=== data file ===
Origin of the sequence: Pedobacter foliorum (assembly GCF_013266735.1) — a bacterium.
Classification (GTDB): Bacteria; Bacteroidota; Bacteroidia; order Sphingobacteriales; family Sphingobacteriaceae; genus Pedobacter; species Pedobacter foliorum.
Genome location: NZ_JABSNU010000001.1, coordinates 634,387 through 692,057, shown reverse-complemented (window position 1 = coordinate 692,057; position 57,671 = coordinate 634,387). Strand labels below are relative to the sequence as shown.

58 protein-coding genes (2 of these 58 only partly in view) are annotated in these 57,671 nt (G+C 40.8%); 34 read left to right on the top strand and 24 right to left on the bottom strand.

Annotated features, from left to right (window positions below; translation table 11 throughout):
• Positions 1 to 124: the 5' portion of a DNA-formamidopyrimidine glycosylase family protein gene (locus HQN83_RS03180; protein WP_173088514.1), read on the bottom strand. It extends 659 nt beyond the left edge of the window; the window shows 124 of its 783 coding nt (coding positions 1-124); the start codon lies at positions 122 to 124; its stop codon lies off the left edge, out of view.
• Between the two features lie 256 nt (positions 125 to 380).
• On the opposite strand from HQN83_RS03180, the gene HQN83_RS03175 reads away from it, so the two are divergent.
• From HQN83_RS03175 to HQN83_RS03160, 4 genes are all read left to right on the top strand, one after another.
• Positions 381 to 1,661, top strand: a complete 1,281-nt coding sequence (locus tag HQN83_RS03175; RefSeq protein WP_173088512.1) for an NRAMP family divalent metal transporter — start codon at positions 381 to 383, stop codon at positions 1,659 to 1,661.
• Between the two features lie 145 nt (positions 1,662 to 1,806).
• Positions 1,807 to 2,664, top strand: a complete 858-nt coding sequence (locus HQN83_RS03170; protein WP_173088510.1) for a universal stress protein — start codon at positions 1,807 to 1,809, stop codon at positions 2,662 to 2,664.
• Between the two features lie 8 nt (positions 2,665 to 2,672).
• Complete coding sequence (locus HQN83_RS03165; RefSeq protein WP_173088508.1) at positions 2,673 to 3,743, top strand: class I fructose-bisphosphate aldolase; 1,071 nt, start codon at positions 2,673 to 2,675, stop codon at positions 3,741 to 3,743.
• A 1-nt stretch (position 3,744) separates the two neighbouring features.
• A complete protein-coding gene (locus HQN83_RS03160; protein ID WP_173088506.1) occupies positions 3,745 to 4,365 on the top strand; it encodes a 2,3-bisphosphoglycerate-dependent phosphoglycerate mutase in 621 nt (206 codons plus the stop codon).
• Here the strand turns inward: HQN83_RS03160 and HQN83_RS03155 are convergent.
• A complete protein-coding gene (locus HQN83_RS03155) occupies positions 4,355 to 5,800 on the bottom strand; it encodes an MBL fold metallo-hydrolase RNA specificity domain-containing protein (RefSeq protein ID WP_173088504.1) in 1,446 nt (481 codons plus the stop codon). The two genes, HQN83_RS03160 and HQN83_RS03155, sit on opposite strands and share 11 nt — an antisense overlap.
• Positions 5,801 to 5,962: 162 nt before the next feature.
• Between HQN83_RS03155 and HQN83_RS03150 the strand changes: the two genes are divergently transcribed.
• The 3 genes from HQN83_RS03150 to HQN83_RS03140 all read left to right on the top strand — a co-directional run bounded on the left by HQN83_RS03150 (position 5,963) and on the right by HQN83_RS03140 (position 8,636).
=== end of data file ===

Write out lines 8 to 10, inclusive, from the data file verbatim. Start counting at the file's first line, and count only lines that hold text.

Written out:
• On the opposite strand from HQN83_RS03180, the gene HQN83_RS03175 reads away from it, so the two are divergent.
• From HQN83_RS03175 to HQN83_RS03160, 4 genes are all read left to right on the top strand, one after another.
• Positions 381 to 1,661, top strand: a complete 1,281-nt coding sequence (locus tag HQN83_RS03175; RefSeq protein WP_173088512.1) for an NRAMP family divalent metal transporter — start codon at positions 381 to 383, stop codon at positions 1,659 to 1,661.